How to build your mobile news audience? New Pew research offers insight
By Amy Gahran Increasingly, people are turning to mobile devices to get news throughout the day. Thus, mobile was the big trend highlighted in this year’s State of the Media report from the Pew Project on Excellence in Journalism—which echoes other recent findings from comScore and elsewhere.
How can news and information publishers get ahead of the mobile wave?...
By Amy Gahran
Increasingly, people are turning to mobile devices to get news throughout the day. Thus, mobile was the big trend highlighted in this year’s State of the Media report from the Pew Project on Excellence in Journalism—which echoes other recent findings from comScore and elsewhere.
How can news and information publishers get ahead of the mobile wave?...
“The age of mobile, in which people are connected to the web wherever they are, arrived in earnest. More than four in ten American adults now own a smartphone. One in five owns a tablet. New cars are manufactured with internet built in. With more mobility comes deeper immersion into social networking. For news, the new era brings mixed blessings,” the PEJ report’s introduction began.
Some highlights from the mobile section of the PEJ report:
Digital news is becoming a multi-device experience. For now, desktop and laptop computers remain the most popular way that people in the U.S. access digital news venues. However, PEJ notes: “Nearly a quarter of U.S. adults, 23%, now get news on at least two devices: a desktop/laptop computer and smartphone, a computer and a tablet, a tablet and a smartphone, or on all three.”
Also: “For most with multiple devices, there is not a single place for news. People who acquire mobile devices appear to be using them to get news on all their devices. This also suggests they may be getting more news more often. About a third (34%) of desktop/laptop news consumers now also get news on a smartphone. About a quarter (27%) of smartphone news consumers also get news on a tablet. While this smartphone/tablet news consumer group is small—just 6% of the population overall—it is a large percentage of those who own smartphones and tablets. Fully 44% of people who own both kinds of devices use both for news. What’s more, most of those individuals (78%) still get news on the desktop or laptop as well.”
“...Smartphone news users are now nearly split between their laptop and smartphone as their primary news platform: 46% still get most of their news on the desktop/laptop and 45% get most on their smartphone. Another 7% of these smartphone owners say they get most of their news on a tablet. Early tablet news users are moving in the same direction, but remain somewhat more reliant on the laptop or desktop computer. Of tablet owners, 47% still get most of their digital news via desktops or laptops, while a third (34%) have already transitioned to consuming most of their news on the tablet.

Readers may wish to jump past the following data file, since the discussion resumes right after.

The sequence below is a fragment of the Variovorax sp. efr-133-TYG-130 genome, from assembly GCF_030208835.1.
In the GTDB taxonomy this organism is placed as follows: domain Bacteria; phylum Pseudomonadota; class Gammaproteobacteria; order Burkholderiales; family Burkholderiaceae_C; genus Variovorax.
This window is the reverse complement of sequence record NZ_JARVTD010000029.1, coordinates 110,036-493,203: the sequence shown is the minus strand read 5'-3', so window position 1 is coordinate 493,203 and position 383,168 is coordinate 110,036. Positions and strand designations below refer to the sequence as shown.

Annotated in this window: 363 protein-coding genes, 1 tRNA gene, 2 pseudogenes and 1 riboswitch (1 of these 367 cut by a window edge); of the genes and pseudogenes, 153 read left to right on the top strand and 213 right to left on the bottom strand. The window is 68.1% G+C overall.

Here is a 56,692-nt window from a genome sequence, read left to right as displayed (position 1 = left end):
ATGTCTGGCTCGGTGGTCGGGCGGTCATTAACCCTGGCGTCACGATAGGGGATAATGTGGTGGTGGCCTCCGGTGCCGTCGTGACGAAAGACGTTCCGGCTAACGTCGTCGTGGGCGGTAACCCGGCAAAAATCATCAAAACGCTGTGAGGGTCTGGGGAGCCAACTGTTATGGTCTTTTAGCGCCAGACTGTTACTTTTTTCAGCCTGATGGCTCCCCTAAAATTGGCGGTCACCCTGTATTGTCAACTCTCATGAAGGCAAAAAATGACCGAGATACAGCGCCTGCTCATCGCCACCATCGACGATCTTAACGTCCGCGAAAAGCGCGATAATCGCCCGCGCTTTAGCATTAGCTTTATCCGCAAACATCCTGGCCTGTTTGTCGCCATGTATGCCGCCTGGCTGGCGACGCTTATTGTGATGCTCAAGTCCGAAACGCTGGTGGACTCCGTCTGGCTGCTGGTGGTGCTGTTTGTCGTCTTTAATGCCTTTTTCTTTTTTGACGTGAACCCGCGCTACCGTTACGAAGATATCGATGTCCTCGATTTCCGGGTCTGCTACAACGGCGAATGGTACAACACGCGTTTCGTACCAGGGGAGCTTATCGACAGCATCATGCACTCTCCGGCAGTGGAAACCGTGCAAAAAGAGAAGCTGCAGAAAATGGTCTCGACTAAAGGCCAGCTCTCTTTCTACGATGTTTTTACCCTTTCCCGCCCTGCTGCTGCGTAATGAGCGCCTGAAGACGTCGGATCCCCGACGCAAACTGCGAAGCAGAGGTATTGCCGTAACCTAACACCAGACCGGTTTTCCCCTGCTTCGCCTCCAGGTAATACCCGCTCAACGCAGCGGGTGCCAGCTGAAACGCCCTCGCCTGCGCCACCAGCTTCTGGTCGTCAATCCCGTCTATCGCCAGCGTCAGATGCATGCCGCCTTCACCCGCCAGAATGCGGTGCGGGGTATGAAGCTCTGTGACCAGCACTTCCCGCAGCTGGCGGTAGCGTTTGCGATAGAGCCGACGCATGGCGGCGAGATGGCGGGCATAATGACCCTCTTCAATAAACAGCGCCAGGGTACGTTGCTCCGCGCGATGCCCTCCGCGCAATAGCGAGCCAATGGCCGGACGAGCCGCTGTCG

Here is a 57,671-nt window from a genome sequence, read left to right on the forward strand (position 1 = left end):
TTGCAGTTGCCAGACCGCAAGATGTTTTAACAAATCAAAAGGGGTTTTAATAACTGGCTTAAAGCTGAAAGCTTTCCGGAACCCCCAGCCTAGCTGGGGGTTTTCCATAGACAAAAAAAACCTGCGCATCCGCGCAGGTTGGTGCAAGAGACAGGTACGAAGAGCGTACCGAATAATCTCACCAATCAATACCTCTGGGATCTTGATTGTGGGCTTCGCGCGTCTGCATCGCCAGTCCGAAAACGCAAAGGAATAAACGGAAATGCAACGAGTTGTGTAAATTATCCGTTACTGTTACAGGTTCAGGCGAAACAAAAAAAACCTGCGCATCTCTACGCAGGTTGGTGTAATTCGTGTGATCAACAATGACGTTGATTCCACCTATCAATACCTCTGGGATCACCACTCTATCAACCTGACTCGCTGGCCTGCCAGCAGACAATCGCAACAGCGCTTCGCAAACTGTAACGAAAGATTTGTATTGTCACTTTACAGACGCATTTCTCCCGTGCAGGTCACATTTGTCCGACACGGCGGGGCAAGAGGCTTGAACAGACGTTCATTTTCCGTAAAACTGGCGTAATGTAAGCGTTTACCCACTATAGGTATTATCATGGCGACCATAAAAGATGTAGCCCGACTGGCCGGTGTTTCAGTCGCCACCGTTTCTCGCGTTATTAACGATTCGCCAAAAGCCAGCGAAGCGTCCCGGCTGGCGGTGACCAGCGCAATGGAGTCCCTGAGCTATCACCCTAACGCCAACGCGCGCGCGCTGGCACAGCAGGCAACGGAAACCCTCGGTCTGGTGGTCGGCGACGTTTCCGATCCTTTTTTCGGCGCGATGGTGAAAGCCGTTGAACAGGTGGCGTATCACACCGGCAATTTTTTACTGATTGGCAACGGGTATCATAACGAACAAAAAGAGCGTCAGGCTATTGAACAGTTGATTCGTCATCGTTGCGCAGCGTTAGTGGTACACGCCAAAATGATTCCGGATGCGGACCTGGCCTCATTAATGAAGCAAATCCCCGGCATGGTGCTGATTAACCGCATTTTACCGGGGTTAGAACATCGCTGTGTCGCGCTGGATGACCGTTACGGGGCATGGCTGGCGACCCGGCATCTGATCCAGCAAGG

This echoes findings from comScore’s Digital Omnivores report last summer, which made this point: “Devices influence the way people consume content and it is important to remember that they do not exist in isolation of one another, but have a complementary relationship in consumers’ lives. ...Understanding how consumers are utilizing the full spectrum of digital devices available to them will become increasingly important to building effective digital strategies.”
Both PEJ’s and comScore’s findings indicate that in the long run, creating an integrated and relatively seamless user experience across devices will be important for retaining loyalty from mobile news users.
Site features like BostonGlobe.com’s “MySaved” (which saves stories bookmarked by an individual user in the cloud, for downloading to any device for later reading) may become crucial for a good user experience. However, such features probably will have to add more value compared to popular third-party tools like Instapaper, which support device- and reader-friendly aggregation across all websites (not just one news site at at time) and across multiple devices.
Deploying such services will be more streamlined for news and information sites that adopt responsive web design—a strategy that adapts webpage display for the type of device being used. Coupled with HTML5, which supports app-like features via the web browser, responsive design can vastly enhance the overall news experience for multiple-device users.
News brands are key for drawing mobile traffic. PEJ noted that news brands appear to drive traffic on every device, but they seems to matter most to tablet news audiences. “For all three digital platforms, the most common method for accessing digital news now is by going directly to a news website or app. And that has been helped by the advent of mobile. A third of those who get news via the laptop or desktop say they go directly to a news organization’s website ‘very often’ as do a third of smartphone news consumers and 38% of tablet news consumers.”